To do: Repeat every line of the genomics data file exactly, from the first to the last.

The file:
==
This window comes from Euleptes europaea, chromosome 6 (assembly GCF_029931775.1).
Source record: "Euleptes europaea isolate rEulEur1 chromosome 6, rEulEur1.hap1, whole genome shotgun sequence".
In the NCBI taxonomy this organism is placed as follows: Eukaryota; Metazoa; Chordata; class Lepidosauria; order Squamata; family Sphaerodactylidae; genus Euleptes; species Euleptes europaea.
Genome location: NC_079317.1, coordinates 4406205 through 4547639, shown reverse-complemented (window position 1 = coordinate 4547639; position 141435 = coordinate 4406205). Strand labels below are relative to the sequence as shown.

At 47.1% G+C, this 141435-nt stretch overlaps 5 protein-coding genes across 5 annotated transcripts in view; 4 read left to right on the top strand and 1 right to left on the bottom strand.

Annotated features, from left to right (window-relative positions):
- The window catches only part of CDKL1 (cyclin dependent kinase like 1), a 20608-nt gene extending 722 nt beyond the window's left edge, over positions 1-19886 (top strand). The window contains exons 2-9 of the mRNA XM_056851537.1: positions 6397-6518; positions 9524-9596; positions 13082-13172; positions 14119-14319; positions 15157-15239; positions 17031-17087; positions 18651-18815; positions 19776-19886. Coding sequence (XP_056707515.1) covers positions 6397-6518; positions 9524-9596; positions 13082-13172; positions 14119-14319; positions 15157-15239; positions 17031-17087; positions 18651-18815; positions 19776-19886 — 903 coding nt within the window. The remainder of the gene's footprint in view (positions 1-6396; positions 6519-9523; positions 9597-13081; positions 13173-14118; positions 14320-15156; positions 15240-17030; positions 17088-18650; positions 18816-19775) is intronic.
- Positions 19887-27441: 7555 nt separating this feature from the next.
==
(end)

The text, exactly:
This window comes from Euleptes europaea, chromosome 6 (assembly GCF_029931775.1).
Source record: "Euleptes europaea isolate rEulEur1 chromosome 6, rEulEur1.hap1, whole genome shotgun sequence".
In the NCBI taxonomy this organism is placed as follows: Eukaryota; Metazoa; Chordata; class Lepidosauria; order Squamata; family Sphaerodactylidae; genus Euleptes; species Euleptes europaea.
Genome location: NC_079317.1, coordinates 4406205 through 4547639, shown reverse-complemented (window position 1 = coordinate 4547639; position 141435 = coordinate 4406205). Strand labels below are relative to the sequence as shown.

At 47.1% G+C, this 141435-nt stretch overlaps 5 protein-coding genes across 5 annotated transcripts in view; 4 read left to right on the top strand and 1 right to left on the bottom strand.

Annotated features, from left to right (window-relative positions):
- The window catches only part of CDKL1 (cyclin dependent kinase like 1), a 20608-nt gene extending 722 nt beyond the window's left edge, over positions 1-19886 (top strand). The window contains exons 2-9 of the mRNA XM_056851537.1: positions 6397-6518; positions 9524-9596; positions 13082-13172; positions 14119-14319; positions 15157-15239; positions 17031-17087; positions 18651-18815; positions 19776-19886. Coding sequence (XP_056707515.1) covers positions 6397-6518; positions 9524-9596; positions 13082-13172; positions 14119-14319; positions 15157-15239; positions 17031-17087; positions 18651-18815; positions 19776-19886 — 903 coding nt within the window. The remainder of the gene's footprint in view (positions 1-6396; positions 6519-9523; positions 9597-13081; positions 13173-14118; positions 14320-15156; positions 15240-17030; positions 17088-18650; positions 18816-19775) is intronic.
- Positions 19887-27441: 7555 nt separating this feature from the next.